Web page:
Coins have two levels of interfaces: a physical interface (their size, shape and weight) -- usable by vending machines and to certain extent by people with long-established habits of using these coins; and a visual interface -- used by people with less experience at coin-handling, such as tourists and just regular folks who don't use coins too often.
Now, the physical interface is "set in stone", and usually less important. Of course, it would be nice if coin's size was proportional to its value, but that's not always the case due to historical reasons. And changing current standards of sizes/weights of coins is extremely costly due to existing infrastructure of coin-operated machines.
The visual interface is completely another story. The single most important thing each coin must show is its denomination. Not pretty pictures. Nor ugly pictures. Nor head-shots of some random celebrities. Nor other nonsense.
Here's what I would consider a usable design:
Chinese coins aren't perfect, but still usable -- if I ever go to China, I could still count my change without knowing a single Chinese character:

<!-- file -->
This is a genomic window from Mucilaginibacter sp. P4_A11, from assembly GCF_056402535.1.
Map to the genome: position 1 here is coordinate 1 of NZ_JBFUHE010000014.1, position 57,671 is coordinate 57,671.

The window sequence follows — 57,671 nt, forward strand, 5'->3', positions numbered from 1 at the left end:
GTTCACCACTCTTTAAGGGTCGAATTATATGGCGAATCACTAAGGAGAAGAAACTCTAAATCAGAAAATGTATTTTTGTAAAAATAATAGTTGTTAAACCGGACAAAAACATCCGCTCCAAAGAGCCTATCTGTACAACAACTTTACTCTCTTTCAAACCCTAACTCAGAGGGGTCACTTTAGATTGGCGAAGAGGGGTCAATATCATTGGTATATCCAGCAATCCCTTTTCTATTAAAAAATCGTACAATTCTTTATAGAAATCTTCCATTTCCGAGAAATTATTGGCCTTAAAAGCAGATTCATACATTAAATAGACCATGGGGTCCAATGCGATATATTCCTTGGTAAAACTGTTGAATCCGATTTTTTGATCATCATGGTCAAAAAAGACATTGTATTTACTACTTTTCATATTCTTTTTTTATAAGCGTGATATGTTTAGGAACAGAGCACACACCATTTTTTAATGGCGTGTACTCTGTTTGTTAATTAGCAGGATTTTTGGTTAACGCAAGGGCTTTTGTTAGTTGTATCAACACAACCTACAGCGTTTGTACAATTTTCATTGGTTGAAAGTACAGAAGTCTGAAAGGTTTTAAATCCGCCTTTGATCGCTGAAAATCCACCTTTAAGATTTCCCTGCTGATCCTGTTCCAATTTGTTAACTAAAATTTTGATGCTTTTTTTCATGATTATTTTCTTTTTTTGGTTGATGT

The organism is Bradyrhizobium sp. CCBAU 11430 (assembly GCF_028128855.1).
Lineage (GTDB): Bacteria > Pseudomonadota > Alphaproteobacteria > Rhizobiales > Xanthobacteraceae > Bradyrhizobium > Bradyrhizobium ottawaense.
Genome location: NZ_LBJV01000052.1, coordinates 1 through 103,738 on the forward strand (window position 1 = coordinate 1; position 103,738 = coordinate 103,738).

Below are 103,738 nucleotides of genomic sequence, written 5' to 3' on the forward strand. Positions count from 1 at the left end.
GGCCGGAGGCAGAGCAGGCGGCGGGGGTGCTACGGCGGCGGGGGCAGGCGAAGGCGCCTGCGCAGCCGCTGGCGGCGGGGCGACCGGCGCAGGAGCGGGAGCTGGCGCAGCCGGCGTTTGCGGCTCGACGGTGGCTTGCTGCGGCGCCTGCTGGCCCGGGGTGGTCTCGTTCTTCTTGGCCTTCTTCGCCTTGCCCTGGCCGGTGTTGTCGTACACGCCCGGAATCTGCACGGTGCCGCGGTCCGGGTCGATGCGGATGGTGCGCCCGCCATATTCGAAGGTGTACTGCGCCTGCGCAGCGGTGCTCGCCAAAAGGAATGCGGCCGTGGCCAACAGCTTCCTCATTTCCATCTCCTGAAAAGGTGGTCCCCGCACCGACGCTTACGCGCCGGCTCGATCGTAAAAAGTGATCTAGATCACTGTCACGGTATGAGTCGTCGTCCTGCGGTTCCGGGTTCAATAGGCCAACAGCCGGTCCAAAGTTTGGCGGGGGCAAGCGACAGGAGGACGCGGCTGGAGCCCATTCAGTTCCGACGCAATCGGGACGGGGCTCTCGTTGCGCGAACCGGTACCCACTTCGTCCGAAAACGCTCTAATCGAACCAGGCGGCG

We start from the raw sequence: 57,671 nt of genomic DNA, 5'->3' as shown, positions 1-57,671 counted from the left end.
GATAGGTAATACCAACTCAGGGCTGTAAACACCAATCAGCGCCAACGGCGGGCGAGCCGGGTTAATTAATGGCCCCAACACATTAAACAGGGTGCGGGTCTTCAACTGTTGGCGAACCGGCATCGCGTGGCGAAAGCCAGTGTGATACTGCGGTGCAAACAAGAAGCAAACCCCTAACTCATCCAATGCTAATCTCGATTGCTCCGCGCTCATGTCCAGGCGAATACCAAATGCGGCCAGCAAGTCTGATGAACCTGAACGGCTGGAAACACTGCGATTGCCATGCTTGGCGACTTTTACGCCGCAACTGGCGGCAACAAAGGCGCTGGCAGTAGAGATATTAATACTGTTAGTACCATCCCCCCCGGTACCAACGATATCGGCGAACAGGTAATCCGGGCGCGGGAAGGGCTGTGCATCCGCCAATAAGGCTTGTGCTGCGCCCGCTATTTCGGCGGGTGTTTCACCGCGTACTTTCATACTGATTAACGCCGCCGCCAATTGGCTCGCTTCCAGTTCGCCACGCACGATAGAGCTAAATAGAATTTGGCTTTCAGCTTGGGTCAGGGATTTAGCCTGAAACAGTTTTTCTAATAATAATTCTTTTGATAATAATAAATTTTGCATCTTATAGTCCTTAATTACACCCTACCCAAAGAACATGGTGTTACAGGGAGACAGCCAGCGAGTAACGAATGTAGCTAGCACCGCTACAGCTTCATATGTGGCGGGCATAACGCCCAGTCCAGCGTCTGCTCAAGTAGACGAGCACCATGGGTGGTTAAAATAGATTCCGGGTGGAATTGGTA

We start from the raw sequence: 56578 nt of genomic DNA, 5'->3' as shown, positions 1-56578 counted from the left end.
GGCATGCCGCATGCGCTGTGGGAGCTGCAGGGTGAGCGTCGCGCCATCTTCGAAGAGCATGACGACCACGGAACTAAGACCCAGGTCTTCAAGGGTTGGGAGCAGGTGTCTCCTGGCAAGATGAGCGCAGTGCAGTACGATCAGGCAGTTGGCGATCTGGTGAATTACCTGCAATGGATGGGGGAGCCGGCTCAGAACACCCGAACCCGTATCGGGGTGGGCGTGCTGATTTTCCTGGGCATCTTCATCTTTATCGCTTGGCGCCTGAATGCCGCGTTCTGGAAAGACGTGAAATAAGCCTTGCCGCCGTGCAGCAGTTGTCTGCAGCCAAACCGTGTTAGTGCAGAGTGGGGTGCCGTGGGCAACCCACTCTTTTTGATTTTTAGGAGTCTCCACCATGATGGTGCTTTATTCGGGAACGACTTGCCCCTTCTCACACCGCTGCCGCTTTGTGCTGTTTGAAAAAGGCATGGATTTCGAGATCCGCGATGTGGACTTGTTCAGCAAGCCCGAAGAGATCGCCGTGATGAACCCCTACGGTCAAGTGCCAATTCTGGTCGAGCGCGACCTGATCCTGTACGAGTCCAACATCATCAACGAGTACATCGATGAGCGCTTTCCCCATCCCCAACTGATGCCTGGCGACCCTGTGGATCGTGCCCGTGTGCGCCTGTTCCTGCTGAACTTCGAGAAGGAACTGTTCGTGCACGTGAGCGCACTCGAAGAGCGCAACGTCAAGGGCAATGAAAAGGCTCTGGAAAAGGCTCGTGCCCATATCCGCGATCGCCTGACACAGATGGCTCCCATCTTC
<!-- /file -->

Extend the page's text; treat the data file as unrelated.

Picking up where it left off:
Well, and here's what we are stuck with in US:
If you don't know English, you're screwed (even though a considerable part of population is actually Spanish-speaking). If you do know English, but never used these coins before, then it'll just take forever to count anything. If you are an American, and you used these coins your entire life and think they are perfectly fine — then see which of these two arithmetic problems you can solve faster:
What I don't understand is WHY. Why there are no attempts to improve coins design. It's not like the QWERTY keyboard or miles/Fahrenheits issue, where users habits outweigh any possible usability gains. I don't believe that changing the eagle to "25" on a quarter would suddenly create nation-wide confusion...